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Measuring non-executive board performance. Part II – best practice: KPIs or surveys?


Non-executive boards seem to have been left behind in terms of performance measurement, as there are few insights into how this process can be optimized, in order to increase boards’ effectiveness and to make sure they lead organizations towards success.

In a previous article, I presented some of the approaches that I find ineffective in terms of measuring the performance of non-executive boards, such as assuming that boards’ results are a reflection of individual performance, that company’s performance is directly linked to the board’s effectiveness or the common trap of monitoring only what comes in hand to measure.

When it comes to measuring the performance of teams we have, in simple terms, two options: we can either use metrics to provide an objective quantification of performance or we can deploy other assessment instruments, such as surveys and peer feedback. The drawback of using metrics or Key Performance Indicators is that some results may not be easy to quantify in numbers, the effect of some decisions may take too much time to be observed and the data can be provided too late. On the other hand, surveys are more effective at providing data, although lead time is not exactly short. Surveys and peer feedback get to capture much more information and insights than a sole KPI could, but they are inherently affected by human subjectivity. So, to what extent can such an evaluation method provide fair, equitable, relevant and comparable performance evaluations?

To balance the pros and cons of these 2 different instruments, an organization can use both of them and integrate results in a non-executive board scorecard, as shown in the example below:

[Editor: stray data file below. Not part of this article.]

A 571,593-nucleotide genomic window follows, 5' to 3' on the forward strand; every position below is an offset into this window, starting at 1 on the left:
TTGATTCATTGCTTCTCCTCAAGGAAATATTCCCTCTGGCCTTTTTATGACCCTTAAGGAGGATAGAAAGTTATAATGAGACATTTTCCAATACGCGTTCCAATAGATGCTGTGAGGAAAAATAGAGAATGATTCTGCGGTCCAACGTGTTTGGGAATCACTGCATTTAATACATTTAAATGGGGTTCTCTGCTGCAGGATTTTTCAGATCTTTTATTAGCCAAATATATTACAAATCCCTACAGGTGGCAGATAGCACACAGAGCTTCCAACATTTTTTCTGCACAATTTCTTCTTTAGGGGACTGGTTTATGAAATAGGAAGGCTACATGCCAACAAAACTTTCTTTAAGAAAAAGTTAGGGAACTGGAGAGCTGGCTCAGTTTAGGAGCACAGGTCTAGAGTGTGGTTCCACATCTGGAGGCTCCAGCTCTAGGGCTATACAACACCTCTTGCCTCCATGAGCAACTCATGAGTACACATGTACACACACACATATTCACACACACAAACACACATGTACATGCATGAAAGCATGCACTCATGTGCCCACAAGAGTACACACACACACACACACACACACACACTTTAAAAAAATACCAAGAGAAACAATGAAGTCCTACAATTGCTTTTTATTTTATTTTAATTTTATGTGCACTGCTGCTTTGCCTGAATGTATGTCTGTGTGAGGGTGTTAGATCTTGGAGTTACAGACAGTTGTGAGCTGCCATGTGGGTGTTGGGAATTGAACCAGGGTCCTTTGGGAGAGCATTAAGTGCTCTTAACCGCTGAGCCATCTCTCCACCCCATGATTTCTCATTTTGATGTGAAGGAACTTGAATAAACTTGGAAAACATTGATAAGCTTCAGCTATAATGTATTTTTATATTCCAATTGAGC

Tips to consider when developing a non-executive board scorecard:

  • Clarify the responsibilities of the board, as they will provide the fundamental role of this governing body. This is the starting point for identifying value drivers, which will help you identify what is important for this role, such as: advice on strategic planning, presence at meetings, monitoring the executive board, risk management, reputation etc.
  • Establish objectives for the board, instead of providing an endless list of KPIs. Objectives articulate the strategy, they provide a context for the KPIs and they explain, in simple terms, what is expected to be achieved. You can also include strategic themes, as in the example above (highlighted in dark blue) in order to cluster more objectives.
  • Select relevant KPIs for the scorecard, by ensuring they reflect the objectives established. The KPIs selected should be measurable, clearly expressed and balanced. Relevancy comes from identifying what numbers illustrate the objective’s achievement and inform the decision making process, so you should not focus only on what is easy to measure, but on the KPIs that provide value. Balancing KPIs refers to choosing at least 2 KPIs for the same objective, to ensure the board will not develop tunnel behavior in its strive to meet targets. For example, it is not enough for board members to be present at meeting (% Meetings attendance rate), as they should also be engaged and actively participating (% Members actively involved in meetings).
  • Establish realistic targets, by analyzing historic data and current system infrastructure. Targets should be ambitious enough as to trigger motivation, but also attainable, otherwise people can get frustrated.

Achieving the most effective selection of KPIs will inquire more than just a simple research for common examples. An internal contribution is needed to define these KPIs or even to create them. Each organization can decide what “actively involved in meetings” actually means for them, or how # Risk awareness index among board members will be measured. Furthermore, all indexes that reflect qualitative aspects rely on specific surveys which can be customized to any organizational context.

This type of scorecards can embed different indexes, which rely on surveys as data collection tools and they have the ability to capture elements that simple KPIs could not have provided. However, to use a performance evaluation which relies solely on questionnaires that aggregate people’s perception on governance system, policies, procedure, awareness levels or quality of meetings may prove to be obsolete for today’s challenges.

Where possible, make use of KPIs to measure performance and be flexible about combining more approaches and designing the best scorecard for your non-executive board!


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